Unlike many Power 5 programs in Week 2, the Miami Hurricanes finished the job against the Southern Miss Golden Eagles on Saturday, September 10th. The ‘Canes took a 10-7 halftime lead and turned it into a safe 30-7 win at Hard Rock Stadium.
The Canyonero keys to victory for Southern Miss. were:
1- Stick to the fundamentals. Missed tackles and blocks weren’t as much of an issue as they were against BCU. From Week 1 to Week 2, some improvement was made. The seven penalties has to be cut down on in order to win on the road in Week 3.
2- Contain Frank Gore Jr. Gore Jr. touched the ball only nine times on offense, for a total of 23 yards. Safe to say he was contained.
3- Take what the Golden Eagles defense gives you. I thought Miami OC Josh Gattis adjusted his scheme well after the half. Miami spread the ball around to more threats than just Xavier Restrepo as the game wore on.
The Doppler section will feature important stats that I think tell the deeper story of the game. For instance, Miami has to clean up seven penalties for 70 yards against Texas A&M. Appalachian State is nearly 100 SP+ spots higher than So. Miss. The ‘Canes converted 9-of-17 third downs on offense, and held the Eagles to 5-of-13. Much like in ‘21, Miami was stopped on a 4th down try.
Miami forced three So. Miss. turnovers while committing only one of their own. The offense allowed four sacks, eight tackles for loss, two PBU’s and two hurries. Southern Miss. likes to blitz and showed different fronts but their talent level is nothing compared to the Aggies.
As I said in The Doppler, the ‘Canes allowed four sacks, eight TFL’s, and two hurries against a bad G5 team. So. Miss. HC Will Hall has for sure brought in a ton of transfers, but they shouldn’t be able to remotely compete with Miami’s offensive line.
On top of that, QB Tyler Van Dyke was off on his accuracy. Van Dyke picked it up later but he threw one TD and one INT, while averaging only 8.8 yards per attempt. Van Dyke did spread it around to eight different receivers which shows he eventually got his eyes off of Restrepo and on to other receivers.
As for the running game, Miami’s top three backs in order were Henry Parrish Jr., Thad Franklin Jr., and Jaylan Knighton. Parrish rushed for 109 yards on 4.7 per carry and a score. Franklin 49 yards on 4.1 per carry and a score of his won. Knighton struggled dropping that swing pass that nearly was a turnover, while averaging only 3.2 per carry.
Above- Parrish might not seem like the most physically gifted back on the roster, but he’s a human pinball when he carries the rock, can catch the ball, and is a willing pass pro participant.
Above- Van Dyke has to know the internal clock. If you’ve got about 2.8 seconds, and you’re on your 4th read, it’s time to run or throw it away.
Above- With all of these TE’s Gattis likes... why not keep one in to help in protection with a rocky O-Line? Then again, this shouldn’t have turned into a sack anyway. Point at them, count them out, adjust.
Above- The technique from the RT here is atrocious. No one wants their tackles to look like that. He also jumps out wide instead of picking up the inside rusher. Inside is the threat more than outside.
Above- Inside DL let go for OT to jump out really damn wide and pick up a LB/DB. Guard committed to help C really early in process. RG should stay square with eyes to goal post jabbing that guy for C, but seeing and picking up the DL.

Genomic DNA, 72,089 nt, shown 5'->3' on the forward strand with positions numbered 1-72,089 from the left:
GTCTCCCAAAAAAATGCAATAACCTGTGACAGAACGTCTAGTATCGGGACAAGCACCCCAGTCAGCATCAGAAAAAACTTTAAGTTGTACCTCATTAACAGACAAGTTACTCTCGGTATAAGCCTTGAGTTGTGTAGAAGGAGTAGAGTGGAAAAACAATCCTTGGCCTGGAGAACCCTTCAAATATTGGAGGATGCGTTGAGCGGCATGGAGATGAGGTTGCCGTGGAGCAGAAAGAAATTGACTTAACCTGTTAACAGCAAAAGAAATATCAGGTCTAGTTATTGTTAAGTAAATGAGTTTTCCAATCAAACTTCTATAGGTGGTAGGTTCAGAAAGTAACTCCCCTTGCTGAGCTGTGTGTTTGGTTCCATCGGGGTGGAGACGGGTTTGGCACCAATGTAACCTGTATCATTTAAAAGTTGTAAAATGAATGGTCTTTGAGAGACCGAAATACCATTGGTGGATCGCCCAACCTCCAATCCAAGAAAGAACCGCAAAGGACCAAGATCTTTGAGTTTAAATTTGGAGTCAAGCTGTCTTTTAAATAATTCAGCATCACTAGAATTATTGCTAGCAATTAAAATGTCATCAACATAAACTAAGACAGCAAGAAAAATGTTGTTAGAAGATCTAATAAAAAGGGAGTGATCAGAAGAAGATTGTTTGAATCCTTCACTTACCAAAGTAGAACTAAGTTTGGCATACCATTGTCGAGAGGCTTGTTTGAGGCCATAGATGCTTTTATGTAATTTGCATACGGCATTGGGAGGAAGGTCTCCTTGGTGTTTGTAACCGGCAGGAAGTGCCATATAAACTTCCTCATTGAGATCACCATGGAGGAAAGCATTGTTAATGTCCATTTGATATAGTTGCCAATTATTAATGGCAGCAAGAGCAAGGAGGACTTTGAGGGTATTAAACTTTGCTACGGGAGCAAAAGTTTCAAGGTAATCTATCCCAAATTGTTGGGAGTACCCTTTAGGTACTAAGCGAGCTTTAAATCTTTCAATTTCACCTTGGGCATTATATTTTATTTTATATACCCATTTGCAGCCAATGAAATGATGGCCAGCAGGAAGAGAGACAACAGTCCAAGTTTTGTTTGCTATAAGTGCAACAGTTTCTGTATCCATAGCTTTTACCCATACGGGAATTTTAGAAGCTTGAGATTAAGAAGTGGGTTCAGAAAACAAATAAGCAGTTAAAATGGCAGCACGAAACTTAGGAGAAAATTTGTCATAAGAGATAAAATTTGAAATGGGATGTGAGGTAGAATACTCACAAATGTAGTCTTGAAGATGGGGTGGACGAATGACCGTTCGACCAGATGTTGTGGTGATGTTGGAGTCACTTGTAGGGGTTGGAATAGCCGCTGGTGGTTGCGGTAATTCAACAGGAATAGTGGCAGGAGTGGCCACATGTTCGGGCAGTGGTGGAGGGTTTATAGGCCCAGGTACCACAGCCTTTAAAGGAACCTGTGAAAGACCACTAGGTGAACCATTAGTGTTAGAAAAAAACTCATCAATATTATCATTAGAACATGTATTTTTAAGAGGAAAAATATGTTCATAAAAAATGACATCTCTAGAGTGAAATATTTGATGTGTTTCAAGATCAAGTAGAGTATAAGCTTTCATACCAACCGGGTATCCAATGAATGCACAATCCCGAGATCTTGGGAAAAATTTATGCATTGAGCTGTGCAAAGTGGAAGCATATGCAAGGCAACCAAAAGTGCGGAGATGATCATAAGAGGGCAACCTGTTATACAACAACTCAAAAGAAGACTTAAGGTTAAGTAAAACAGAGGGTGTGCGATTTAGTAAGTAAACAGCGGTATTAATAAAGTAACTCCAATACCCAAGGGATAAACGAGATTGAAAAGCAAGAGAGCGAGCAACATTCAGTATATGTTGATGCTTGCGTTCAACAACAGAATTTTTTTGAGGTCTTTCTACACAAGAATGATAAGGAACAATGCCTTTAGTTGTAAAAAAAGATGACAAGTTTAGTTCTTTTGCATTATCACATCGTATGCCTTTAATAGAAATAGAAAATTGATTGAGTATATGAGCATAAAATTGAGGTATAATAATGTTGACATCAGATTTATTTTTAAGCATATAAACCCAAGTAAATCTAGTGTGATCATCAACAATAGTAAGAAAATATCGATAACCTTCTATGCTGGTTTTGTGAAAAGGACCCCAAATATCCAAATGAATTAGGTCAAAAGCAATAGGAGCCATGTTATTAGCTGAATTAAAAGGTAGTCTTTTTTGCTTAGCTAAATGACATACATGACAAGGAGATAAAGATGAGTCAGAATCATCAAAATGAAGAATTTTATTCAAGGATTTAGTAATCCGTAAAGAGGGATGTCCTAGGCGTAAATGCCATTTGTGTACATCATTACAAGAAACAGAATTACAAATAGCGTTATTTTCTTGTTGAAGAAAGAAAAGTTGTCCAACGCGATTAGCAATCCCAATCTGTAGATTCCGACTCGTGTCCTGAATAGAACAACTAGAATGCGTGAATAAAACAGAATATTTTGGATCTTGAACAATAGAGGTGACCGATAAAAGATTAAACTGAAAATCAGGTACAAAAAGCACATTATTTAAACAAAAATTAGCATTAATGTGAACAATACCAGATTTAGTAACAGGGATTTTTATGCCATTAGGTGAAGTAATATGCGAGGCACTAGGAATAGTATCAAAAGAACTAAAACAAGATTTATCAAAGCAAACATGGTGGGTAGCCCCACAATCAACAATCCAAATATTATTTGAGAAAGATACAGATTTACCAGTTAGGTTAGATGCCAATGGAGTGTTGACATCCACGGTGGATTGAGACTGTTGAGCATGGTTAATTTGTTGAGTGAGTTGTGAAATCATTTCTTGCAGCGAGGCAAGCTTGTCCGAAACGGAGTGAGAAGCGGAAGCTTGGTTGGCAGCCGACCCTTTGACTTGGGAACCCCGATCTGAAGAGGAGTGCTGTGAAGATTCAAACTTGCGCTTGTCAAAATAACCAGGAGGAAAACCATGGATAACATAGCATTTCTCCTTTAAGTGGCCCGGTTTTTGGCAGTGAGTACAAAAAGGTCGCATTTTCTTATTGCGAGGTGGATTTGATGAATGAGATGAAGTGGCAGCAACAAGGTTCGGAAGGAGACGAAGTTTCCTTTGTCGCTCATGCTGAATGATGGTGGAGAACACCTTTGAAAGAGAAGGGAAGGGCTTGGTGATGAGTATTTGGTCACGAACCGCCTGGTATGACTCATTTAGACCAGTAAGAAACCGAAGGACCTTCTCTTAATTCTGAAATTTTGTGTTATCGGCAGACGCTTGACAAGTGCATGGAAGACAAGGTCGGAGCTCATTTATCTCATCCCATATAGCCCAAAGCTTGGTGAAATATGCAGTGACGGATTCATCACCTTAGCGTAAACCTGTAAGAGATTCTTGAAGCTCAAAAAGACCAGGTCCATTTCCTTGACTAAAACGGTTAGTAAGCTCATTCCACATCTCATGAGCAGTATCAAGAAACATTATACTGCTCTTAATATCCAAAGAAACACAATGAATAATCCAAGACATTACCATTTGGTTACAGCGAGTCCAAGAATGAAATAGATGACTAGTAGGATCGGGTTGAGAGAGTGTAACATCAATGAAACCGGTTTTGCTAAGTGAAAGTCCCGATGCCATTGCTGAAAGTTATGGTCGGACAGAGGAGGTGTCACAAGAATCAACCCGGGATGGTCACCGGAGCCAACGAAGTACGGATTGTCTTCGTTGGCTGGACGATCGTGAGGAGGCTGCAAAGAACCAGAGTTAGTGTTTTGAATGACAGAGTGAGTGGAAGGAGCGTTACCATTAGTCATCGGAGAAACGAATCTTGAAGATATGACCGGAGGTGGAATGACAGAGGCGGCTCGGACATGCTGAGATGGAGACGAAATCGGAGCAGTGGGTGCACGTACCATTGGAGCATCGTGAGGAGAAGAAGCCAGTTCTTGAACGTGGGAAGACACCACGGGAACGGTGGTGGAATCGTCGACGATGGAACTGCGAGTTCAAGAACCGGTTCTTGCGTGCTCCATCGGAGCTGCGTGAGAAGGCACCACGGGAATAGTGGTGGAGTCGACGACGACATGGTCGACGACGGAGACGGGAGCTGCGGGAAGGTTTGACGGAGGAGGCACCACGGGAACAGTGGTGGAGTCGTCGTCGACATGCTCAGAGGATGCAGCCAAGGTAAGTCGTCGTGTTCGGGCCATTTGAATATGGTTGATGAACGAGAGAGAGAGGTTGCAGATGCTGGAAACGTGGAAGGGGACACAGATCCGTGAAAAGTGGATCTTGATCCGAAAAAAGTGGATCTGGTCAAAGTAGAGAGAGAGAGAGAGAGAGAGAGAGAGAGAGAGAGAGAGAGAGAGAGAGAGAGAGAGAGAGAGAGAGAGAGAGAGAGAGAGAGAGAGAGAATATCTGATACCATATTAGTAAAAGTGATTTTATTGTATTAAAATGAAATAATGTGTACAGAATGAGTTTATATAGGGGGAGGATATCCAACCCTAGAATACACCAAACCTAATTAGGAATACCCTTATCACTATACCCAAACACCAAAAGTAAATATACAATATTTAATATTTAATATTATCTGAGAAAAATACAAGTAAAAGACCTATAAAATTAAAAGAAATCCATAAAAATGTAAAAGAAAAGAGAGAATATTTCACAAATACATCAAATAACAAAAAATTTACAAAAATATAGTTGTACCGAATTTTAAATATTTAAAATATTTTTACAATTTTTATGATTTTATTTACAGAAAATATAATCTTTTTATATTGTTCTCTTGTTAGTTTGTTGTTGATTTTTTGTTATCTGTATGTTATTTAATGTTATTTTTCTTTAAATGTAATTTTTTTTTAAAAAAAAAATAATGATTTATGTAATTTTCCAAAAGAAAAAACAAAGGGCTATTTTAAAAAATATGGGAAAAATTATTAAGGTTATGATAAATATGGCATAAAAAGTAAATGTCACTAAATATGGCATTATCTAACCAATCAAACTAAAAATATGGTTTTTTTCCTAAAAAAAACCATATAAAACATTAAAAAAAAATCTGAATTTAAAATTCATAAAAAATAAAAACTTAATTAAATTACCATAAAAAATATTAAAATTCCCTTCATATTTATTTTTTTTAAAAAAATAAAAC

Above- here it is in the full GIF. Coach Mirabal is going to be frustrated with this slide back to the old regime. But when you’re getting your OODA Loop taken off kilter you resort back to the old ways. That’s why rules are important in pass pro.
Above- Record scratch moment for that S from So. Miss. I love this kind of stuff, out of the Lashlee playbook that I hope Van Dyke suggested to Gattis. Miami may needs to use these type of plays to get the WR’s some confidence and separation.
The ‘Canes defense came away with three sacks, seven TFL’s, four PBU’s and a hurry on the evening. The D was porous at first, but tightened up especially when Leonard Taylor got on the field to provide pressure without having to blitz.
Above- Wide bunch levels concepts are going to be a tough one to defend. So Miss QB Zach Wilckie threw some darts on the afternoon and looked great for a young QB.
Above- 16 was playing press man. If you haven’t jammed this guy by now he’s basically on a free release on a fade in man coverage. No bueno. In R4 terminology, the fade unCAP’d because there’s no one deep over the WR, and the CB is within seven yards of the WR at the line. Once you look at personnel, 16 was not match for Jason Brownlee.
Above- 16 gets smoked on a single move and Brownlee scores the Golden Eagles only points of the game.
Above- On the flip side, 8 doesn’t get enough of a jam on the receiver, but he sticks with him on the fade. It’s caught, but not without a damn near perfect catch and throw.
Above- Jacob Lichtenstein almost lost contain but recovers well for what I thought was a momentum changing sack. This turned out to be a big 1st half play to switch the tide of the game.
Above- 8 and 7 aren’t the only ones posing for animal crackers while Brownlee does his thing. This is 5 and 23 this time.
Woof. Ok, y’all. It was a rough start on both sides of the ball but the staff seemed to have really learned the players and what they can bring to the table over half time. Who has the grapefruits to play at this level, and who doesn’t. That’s hard to tell in practice when you know who you’re going against, their moves, and the scheme across from you.
Texas A&M will provide a new challenge. The Aggies talent level is vastly superior to Southern Miss, no kidding, right? We’ll see if Miami looks as slow across from an SEC Blue Chip Ratio squad as they did against a meh Group of 5 opponent (and even a mid-range FCS team).